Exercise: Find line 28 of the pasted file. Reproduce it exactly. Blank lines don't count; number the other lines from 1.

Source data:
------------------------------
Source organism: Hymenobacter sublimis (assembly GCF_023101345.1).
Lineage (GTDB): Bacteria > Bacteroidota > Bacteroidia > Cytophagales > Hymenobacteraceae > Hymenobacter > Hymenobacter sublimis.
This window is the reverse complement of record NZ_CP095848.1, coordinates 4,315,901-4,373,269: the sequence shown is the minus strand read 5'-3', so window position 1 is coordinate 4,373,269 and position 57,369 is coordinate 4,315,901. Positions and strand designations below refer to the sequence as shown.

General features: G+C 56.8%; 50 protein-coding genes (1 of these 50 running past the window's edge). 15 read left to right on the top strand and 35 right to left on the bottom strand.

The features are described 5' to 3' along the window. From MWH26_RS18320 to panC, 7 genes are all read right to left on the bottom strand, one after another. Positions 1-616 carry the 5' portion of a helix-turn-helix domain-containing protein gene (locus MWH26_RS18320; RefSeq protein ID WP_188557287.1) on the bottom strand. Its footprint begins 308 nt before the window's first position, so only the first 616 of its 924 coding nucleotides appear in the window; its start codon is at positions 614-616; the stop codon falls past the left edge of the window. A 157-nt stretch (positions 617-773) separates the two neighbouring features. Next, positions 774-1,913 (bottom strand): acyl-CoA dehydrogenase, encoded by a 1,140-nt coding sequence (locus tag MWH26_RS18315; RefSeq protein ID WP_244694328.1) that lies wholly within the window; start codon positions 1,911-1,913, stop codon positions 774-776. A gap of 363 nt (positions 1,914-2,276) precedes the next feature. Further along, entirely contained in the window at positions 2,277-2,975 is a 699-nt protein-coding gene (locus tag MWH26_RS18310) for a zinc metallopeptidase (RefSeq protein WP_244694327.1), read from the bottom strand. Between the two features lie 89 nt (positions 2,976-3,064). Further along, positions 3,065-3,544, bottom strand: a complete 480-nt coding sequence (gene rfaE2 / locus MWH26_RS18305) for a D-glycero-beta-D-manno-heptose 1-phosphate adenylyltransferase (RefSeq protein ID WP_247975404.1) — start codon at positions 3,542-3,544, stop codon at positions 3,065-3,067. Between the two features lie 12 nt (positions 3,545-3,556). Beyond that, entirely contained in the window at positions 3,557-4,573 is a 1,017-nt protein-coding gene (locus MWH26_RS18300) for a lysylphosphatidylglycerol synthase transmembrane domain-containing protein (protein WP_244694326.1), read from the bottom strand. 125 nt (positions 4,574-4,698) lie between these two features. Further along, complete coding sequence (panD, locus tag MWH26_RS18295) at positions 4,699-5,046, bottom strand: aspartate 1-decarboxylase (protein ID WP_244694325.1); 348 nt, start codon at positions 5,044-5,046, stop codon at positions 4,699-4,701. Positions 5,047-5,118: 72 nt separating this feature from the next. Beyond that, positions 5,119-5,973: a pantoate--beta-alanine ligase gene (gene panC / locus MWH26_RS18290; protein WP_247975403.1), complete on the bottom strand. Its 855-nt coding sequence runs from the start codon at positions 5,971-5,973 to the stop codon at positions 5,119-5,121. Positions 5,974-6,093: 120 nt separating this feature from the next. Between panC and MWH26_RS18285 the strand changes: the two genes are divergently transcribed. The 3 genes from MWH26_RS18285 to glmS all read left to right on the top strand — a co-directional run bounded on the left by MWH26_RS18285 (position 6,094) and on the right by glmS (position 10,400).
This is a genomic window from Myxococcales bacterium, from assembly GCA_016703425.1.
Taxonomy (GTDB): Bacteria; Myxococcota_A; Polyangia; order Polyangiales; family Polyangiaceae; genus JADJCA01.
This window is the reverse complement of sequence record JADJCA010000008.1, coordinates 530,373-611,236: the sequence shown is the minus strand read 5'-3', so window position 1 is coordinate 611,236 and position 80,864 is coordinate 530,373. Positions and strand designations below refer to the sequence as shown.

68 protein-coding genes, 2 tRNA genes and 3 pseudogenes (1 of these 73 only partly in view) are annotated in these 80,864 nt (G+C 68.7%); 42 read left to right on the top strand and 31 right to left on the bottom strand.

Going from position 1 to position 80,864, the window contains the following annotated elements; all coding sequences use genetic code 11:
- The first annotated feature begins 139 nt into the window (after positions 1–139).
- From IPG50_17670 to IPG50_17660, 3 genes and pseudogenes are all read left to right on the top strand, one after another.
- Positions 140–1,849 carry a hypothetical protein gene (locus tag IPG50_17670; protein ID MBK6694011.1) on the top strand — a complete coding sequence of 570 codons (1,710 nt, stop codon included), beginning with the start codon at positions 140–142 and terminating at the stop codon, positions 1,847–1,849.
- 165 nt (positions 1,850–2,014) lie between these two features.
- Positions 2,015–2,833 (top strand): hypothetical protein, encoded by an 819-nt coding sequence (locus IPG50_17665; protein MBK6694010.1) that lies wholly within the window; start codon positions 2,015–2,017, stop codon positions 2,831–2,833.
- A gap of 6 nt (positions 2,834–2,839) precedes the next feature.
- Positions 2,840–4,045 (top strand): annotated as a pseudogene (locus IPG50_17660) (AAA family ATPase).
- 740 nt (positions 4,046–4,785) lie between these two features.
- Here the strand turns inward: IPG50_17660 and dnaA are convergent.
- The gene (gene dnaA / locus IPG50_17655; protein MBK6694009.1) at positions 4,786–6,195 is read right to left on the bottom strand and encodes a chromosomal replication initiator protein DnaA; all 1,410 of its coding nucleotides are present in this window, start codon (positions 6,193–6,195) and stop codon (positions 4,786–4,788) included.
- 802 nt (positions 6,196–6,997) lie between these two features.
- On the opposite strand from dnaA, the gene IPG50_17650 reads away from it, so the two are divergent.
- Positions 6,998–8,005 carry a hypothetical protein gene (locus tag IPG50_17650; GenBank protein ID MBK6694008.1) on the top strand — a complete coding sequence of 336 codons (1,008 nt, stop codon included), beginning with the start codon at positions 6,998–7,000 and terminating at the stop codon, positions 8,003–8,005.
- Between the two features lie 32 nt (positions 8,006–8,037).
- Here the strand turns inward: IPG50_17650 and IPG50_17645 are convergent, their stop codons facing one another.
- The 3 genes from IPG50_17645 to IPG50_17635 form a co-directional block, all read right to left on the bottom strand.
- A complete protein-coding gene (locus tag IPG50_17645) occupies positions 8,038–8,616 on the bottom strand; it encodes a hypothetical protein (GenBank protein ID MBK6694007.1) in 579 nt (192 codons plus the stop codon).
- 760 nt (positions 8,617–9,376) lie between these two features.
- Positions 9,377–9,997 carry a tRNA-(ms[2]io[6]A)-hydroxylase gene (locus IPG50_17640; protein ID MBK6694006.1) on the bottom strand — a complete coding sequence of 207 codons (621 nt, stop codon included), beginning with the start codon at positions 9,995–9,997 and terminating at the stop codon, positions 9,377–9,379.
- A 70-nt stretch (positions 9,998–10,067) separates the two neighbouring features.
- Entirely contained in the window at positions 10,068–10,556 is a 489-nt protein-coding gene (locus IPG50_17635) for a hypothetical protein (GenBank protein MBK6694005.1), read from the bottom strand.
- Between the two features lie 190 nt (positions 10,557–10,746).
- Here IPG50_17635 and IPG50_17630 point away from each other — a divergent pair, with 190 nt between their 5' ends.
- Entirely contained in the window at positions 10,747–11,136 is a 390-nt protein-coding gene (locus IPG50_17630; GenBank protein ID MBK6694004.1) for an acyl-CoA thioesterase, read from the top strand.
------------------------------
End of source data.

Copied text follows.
- 760 nt (positions 8,617–9,376) lie between these two features.